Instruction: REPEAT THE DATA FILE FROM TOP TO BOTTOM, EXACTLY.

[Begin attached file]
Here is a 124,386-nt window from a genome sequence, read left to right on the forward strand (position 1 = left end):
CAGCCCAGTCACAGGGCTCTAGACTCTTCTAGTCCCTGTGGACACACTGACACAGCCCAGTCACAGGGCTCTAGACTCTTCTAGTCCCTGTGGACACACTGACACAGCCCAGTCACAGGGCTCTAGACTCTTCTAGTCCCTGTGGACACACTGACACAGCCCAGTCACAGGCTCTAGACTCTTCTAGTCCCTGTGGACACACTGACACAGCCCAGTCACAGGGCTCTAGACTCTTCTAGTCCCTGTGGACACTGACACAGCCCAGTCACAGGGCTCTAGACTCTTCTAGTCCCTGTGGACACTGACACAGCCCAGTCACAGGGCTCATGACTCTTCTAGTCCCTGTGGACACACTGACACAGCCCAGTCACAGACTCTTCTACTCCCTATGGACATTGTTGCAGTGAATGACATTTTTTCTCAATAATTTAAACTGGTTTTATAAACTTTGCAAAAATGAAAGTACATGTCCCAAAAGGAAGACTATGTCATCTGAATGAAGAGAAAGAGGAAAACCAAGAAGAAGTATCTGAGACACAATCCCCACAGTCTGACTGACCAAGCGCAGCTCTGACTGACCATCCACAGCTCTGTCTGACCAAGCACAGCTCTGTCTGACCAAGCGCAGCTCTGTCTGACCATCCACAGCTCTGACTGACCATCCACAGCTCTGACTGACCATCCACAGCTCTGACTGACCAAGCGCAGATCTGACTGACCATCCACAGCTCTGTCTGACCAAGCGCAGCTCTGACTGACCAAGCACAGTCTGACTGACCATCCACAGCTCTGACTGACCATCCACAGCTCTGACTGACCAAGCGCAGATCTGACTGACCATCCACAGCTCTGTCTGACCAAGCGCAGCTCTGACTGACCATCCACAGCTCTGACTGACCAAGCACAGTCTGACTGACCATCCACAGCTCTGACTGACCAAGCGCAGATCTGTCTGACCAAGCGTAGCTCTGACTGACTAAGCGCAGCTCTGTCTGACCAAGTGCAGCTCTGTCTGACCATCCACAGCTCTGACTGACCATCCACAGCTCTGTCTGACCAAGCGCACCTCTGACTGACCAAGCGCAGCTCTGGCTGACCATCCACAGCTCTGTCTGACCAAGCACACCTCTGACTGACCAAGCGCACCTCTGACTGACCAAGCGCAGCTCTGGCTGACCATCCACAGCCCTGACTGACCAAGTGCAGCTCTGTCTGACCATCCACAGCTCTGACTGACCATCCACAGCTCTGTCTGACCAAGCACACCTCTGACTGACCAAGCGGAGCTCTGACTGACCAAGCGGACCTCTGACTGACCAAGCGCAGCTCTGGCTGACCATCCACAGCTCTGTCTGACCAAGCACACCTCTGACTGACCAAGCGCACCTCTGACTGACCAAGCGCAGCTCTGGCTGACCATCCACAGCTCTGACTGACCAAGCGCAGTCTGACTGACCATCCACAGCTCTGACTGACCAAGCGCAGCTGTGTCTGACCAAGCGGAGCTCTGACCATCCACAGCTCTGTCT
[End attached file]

Here is a 124,386-nt window from a genome sequence, read left to right on the forward strand (position 1 = left end):
CAGCCCAGTCACAGGGCTCTAGACTCTTCTAGTCCCTGTGGACACACTGACACAGCCCAGTCACAGGGCTCTAGACTCTTCTAGTCCCTGTGGACACACTGACACAGCCCAGTCACAGGGCTCTAGACTCTTCTAGTCCCTGTGGACACACTGACACAGCCCAGTCACAGGCTCTAGACTCTTCTAGTCCCTGTGGACACACTGACACAGCCCAGTCACAGGGCTCTAGACTCTTCTAGTCCCTGTGGACACTGACACAGCCCAGTCACAGGGCTCTAGACTCTTCTAGTCCCTGTGGACACTGACACAGCCCAGTCACAGGGCTCATGACTCTTCTAGTCCCTGTGGACACACTGACACAGCCCAGTCACAGACTCTTCTACTCCCTATGGACATTGTTGCAGTGAATGACATTTTTTCTCAATAATTTAAACTGGTTTTATAAACTTTGCAAAAATGAAAGTACATGTCCCAAAAGGAAGACTATGTCATCTGAATGAAGAGAAAGAGGAAAACCAAGAAGAAGTATCTGAGACACAATCCCCACAGTCTGACTGACCAAGCGCAGCTCTGACTGACCATCCACAGCTCTGTCTGACCAAGCACAGCTCTGTCTGACCAAGCGCAGCTCTGTCTGACCATCCACAGCTCTGACTGACCATCCACAGCTCTGACTGACCATCCACAGCTCTGACTGACCAAGCGCAGATCTGACTGACCATCCACAGCTCTGTCTGACCAAGCGCAGCTCTGACTGACCAAGCACAGTCTGACTGACCATCCACAGCTCTGACTGACCATCCACAGCTCTGACTGACCAAGCGCAGATCTGACTGACCATCCACAGCTCTGTCTGACCAAGCGCAGCTCTGACTGACCATCCACAGCTCTGACTGACCAAGCACAGTCTGACTGACCATCCACAGCTCTGACTGACCAAGCGCAGATCTGTCTGACCAAGCGTAGCTCTGACTGACTAAGCGCAGCTCTGTCTGACCAAGTGCAGCTCTGTCTGACCATCCACAGCTCTGACTGACCATCCACAGCTCTGTCTGACCAAGCGCACCTCTGACTGACCAAGCGCAGCTCTGGCTGACCATCCACAGCTCTGTCTGACCAAGCACACCTCTGACTGACCAAGCGCACCTCTGACTGACCAAGCGCAGCTCTGGCTGACCATCCACAGCCCTGACTGACCAAGTGCAGCTCTGTCTGACCATCCACAGCTCTGACTGACCATCCACAGCTCTGTCTGACCAAGCACACCTCTGACTGACCAAGCGGAGCTCTGACTGACCAAGCGGACCTCTGACTGACCAAGCGCAGCTCTGGCTGACCATCCACAGCTCTGTCTGACCAAGCACACCTCTGACTGACCAAGCGCACCTCTGACTGACCAAGCGCAGCTCTGGCTGACCATCCACAGCTCTGACTGACCAAGCGCAGTCTGACTGACCATCCACAGCTCTGACTGACCAAGCGCAGCTGTGTCTGACCAAGCGGAGCTCTGACCATCCACAGCTCTGTCT